Tipps vs The Texas Department of Public Safety, et al

Filing 44

ORDER GRANTING 36 Motion to Dismiss; Plaintiffs state-law tort claims are,accordingly, DISMISSED WITH PREJUDICE. Signed by Judge David Ezra. (rg)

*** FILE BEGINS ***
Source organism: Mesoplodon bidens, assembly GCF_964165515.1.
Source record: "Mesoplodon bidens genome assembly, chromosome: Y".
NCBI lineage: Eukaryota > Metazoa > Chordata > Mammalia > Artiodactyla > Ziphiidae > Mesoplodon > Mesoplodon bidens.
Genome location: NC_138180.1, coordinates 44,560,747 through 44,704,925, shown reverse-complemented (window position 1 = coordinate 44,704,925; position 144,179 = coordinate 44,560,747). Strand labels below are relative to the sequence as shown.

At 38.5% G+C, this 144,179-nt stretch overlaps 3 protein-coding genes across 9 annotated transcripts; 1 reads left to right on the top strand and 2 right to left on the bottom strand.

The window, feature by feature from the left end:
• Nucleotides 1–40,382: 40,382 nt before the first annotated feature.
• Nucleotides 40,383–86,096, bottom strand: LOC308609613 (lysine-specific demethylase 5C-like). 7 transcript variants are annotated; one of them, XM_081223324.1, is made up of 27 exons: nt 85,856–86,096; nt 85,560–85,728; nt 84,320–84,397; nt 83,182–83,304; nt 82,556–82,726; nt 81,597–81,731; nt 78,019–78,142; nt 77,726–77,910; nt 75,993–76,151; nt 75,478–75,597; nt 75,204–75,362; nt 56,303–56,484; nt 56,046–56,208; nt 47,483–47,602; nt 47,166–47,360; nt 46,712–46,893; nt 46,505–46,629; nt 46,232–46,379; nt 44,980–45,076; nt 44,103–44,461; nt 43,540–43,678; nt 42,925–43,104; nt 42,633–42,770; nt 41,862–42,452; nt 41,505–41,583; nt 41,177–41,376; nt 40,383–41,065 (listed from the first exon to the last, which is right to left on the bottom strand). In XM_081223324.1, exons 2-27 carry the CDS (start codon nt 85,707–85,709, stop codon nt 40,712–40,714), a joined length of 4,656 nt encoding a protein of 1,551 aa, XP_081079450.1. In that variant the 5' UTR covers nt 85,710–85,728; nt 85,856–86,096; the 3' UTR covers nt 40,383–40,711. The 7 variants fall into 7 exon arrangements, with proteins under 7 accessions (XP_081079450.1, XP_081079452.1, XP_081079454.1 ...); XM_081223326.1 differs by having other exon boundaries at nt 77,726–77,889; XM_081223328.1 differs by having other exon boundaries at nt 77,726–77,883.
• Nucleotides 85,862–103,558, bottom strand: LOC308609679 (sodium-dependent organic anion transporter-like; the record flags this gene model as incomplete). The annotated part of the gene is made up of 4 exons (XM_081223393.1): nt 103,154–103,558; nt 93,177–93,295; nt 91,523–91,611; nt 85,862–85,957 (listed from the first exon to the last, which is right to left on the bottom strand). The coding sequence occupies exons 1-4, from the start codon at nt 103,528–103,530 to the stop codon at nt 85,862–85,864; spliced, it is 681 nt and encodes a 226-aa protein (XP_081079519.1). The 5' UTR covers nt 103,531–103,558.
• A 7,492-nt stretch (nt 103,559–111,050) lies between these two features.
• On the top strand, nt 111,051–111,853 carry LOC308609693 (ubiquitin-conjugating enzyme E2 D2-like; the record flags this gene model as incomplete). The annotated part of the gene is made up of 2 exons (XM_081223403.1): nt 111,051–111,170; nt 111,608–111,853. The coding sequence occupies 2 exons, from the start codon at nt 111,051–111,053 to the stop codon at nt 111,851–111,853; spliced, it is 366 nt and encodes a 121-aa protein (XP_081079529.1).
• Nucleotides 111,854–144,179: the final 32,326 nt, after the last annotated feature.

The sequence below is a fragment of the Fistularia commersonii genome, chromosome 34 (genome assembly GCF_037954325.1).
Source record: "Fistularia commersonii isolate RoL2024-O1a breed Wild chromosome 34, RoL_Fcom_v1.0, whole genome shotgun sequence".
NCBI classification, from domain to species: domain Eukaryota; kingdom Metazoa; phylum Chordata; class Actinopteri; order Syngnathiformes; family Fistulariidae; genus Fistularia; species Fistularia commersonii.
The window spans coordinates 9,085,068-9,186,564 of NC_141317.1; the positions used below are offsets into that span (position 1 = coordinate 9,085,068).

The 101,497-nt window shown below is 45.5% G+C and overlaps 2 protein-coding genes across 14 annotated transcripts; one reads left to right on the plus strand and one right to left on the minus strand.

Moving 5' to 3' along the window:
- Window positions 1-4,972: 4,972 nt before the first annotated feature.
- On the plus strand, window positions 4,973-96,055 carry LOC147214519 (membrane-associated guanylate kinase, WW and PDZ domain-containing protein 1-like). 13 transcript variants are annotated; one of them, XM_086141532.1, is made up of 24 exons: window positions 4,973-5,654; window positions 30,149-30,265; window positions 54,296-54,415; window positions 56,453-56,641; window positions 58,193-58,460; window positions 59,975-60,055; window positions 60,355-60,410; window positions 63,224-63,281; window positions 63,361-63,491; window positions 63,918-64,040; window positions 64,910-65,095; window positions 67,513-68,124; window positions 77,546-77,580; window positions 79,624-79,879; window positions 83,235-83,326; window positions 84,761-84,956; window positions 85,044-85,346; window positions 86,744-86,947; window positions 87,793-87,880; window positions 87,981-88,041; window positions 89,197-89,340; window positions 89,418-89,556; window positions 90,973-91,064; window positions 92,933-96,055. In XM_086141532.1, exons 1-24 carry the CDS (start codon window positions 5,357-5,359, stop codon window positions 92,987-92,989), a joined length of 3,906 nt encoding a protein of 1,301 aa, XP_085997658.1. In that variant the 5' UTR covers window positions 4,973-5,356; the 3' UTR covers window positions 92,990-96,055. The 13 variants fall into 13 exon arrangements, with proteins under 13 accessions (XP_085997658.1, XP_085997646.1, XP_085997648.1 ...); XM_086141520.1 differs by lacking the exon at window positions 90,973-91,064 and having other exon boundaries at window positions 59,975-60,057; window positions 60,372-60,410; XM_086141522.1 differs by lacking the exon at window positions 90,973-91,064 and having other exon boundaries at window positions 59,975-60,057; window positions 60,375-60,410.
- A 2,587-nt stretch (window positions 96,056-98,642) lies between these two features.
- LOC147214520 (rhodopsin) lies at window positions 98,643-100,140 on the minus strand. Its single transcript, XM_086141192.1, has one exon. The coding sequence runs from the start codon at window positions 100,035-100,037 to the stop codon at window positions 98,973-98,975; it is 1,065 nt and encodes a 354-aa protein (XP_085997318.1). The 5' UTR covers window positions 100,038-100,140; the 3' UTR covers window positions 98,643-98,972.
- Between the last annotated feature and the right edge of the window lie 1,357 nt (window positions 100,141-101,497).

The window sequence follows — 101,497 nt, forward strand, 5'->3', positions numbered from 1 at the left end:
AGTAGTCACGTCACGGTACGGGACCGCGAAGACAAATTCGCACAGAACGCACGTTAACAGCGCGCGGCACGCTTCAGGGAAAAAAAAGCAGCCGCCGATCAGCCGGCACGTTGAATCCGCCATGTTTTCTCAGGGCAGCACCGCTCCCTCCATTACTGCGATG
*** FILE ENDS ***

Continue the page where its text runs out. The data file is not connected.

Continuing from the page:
Download PDF